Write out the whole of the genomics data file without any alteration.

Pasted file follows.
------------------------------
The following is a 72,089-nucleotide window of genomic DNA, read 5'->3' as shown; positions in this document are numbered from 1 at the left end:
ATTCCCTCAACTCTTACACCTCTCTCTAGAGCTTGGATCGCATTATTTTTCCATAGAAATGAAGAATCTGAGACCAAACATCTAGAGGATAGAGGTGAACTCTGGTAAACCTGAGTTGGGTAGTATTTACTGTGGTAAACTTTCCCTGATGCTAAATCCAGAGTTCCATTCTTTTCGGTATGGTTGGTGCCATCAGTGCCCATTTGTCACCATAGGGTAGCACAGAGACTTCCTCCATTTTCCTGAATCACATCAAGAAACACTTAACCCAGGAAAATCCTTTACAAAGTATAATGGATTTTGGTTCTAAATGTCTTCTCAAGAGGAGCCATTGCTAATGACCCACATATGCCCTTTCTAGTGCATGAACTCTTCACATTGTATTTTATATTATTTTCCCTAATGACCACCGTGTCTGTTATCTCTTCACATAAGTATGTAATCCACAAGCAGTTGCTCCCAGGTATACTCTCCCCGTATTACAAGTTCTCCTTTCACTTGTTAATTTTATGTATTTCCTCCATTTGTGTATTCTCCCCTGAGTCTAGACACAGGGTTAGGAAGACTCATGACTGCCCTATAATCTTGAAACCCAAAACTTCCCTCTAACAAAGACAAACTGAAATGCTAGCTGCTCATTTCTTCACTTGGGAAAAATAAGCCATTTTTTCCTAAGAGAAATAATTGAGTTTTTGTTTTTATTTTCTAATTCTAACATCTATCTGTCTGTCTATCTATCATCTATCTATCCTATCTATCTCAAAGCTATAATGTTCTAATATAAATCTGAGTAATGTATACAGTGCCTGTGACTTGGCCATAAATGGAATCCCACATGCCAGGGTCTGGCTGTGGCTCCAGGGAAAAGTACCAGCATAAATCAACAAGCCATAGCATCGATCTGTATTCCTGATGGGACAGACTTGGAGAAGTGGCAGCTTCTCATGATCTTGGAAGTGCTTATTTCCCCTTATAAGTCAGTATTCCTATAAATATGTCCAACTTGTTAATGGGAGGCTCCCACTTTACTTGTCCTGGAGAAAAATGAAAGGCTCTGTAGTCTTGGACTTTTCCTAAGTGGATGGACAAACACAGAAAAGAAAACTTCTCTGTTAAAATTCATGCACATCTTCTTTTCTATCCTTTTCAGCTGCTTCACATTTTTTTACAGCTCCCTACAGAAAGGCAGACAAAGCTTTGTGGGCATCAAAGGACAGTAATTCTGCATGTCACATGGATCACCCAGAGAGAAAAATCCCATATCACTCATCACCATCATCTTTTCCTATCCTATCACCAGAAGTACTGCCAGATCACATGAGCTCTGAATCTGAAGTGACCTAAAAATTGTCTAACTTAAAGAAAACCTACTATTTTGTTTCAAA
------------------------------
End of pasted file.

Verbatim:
The following is a 72,089-nucleotide window of genomic DNA, read 5'->3' as shown; positions in this document are numbered from 1 at the left end:
ATTCCCTCAACTCTTACACCTCTCTCTAGAGCTTGGATCGCATTATTTTTCCATAGAAATGAAGAATCTGAGACCAAACATCTAGAGGATAGAGGTGAACTCTGGTAAACCTGAGTTGGGTAGTATTTACTGTGGTAAACTTTCCCTGATGCTAAATCCAGAGTTCCATTCTTTTCGGTATGGTTGGTGCCATCAGTGCCCATTTGTCACCATAGGGTAGCACAGAGACTTCCTCCATTTTCCTGAATCACATCAAGAAACACTTAACCCAGGAAAATCCTTTACAAAGTATAATGGATTTTGGTTCTAAATGTCTTCTCAAGAGGAGCCATTGCTAATGACCCACATATGCCCTTTCTAGTGCATGAACTCTTCACATTGTATTTTATATTATTTTCCCTAATGACCACCGTGTCTGTTATCTCTTCACATAAGTATGTAATCCACAAGCAGTTGCTCCCAGGTATACTCTCCCCGTATTACAAGTTCTCCTTTCACTTGTTAATTTTATGTATTTCCTCCATTTGTGTATTCTCCCCTGAGTCTAGACACAGGGTTAGGAAGACTCATGACTGCCCTATAATCTTGAAACCCAAAACTTCCCTCTAACAAAGACAAACTGAAATGCTAGCTGCTCATTTCTTCACTTGGGAAAAATAAGCCATTTTTTCCTAAGAGAAATAATTGAGTTTTTGTTTTTATTTTCTAATTCTAACATCTATCTGTCTGTCTATCTATCATCTATCTATCCTATCTATCTCAAAGCTATAATGTTCTAATATAAATCTGAGTAATGTATACAGTGCCTGTGACTTGGCCATAAATGGAATCCCACATGCCAGGGTCTGGCTGTGGCTCCAGGGAAAAGTACCAGCATAAATCAACAAGCCATAGCATCGATCTGTATTCCTGATGGGACAGACTTGGAGAAGTGGCAGCTTCTCATGATCTTGGAAGTGCTTATTTCCCCTTATAAGTCAGTATTCCTATAAATATGTCCAACTTGTTAATGGGAGGCTCCCACTTTACTTGTCCTGGAGAAAAATGAAAGGCTCTGTAGTCTTGGACTTTTCCTAAGTGGATGGACAAACACAGAAAAGAAAACTTCTCTGTTAAAATTCATGCACATCTTCTTTTCTATCCTTTTCAGCTGCTTCACATTTTTTTACAGCTCCCTACAGAAAGGCAGACAAAGCTTTGTGGGCATCAAAGGACAGTAATTCTGCATGTCACATGGATCACCCAGAGAGAAAAATCCCATATCACTCATCACCATCATCTTTTCCTATCCTATCACCAGAAGTACTGCCAGATCACATGAGCTCTGAATCTGAAGTGACCTAAAAATTGTCTAACTTAAAGAAAACCTACTATTTTGTTTCAAA